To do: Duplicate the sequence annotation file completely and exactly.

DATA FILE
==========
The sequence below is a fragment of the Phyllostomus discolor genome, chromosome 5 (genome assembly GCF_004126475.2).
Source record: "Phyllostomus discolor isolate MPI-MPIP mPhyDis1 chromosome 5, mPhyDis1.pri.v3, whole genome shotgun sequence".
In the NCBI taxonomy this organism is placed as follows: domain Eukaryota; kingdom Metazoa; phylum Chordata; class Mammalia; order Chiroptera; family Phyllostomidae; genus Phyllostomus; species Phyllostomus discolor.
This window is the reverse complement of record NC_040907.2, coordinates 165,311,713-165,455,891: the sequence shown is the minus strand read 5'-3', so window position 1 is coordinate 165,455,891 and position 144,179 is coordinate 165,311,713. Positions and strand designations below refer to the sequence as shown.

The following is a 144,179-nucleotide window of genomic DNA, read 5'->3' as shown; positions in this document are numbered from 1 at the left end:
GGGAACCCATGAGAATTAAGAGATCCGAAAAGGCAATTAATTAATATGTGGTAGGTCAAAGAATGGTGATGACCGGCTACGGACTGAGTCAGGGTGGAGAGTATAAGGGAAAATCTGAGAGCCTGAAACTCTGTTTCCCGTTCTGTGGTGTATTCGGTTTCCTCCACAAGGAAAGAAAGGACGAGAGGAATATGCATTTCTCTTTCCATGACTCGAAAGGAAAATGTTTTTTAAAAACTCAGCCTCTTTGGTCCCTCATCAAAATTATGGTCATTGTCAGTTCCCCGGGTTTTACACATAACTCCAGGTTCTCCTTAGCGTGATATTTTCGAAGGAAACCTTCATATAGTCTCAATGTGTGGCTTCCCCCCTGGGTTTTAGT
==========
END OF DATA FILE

The sequence below is a fragment of the Phyllostomus discolor genome, chromosome 5 (genome assembly GCF_004126475.2).
Source record: "Phyllostomus discolor isolate MPI-MPIP mPhyDis1 chromosome 5, mPhyDis1.pri.v3, whole genome shotgun sequence".
In the NCBI taxonomy this organism is placed as follows: domain Eukaryota; kingdom Metazoa; phylum Chordata; class Mammalia; order Chiroptera; family Phyllostomidae; genus Phyllostomus; species Phyllostomus discolor.
This window is the reverse complement of record NC_040907.2, coordinates 165,311,713-165,455,891: the sequence shown is the minus strand read 5'-3', so window position 1 is coordinate 165,455,891 and position 144,179 is coordinate 165,311,713. Positions and strand designations below refer to the sequence as shown.

The following is a 144,179-nucleotide window of genomic DNA, read 5'->3' as shown; positions in this document are numbered from 1 at the left end:
GGGAACCCATGAGAATTAAGAGATCCGAAAAGGCAATTAATTAATATGTGGTAGGTCAAAGAATGGTGATGACCGGCTACGGACTGAGTCAGGGTGGAGAGTATAAGGGAAAATCTGAGAGCCTGAAACTCTGTTTCCCGTTCTGTGGTGTATTCGGTTTCCTCCACAAGGAAAGAAAGGACGAGAGGAATATGCATTTCTCTTTCCATGACTCGAAAGGAAAATGTTTTTTAAAAACTCAGCCTCTTTGGTCCCTCATCAAAATTATGGTCATTGTCAGTTCCCCGGGTTTTACACATAACTCCAGGTTCTCCTTAGCGTGATATTTTCGAAGGAAACCTTCATATAGTCTCAATGTGTGGCTTCCCCCCTGGGTTTTAGT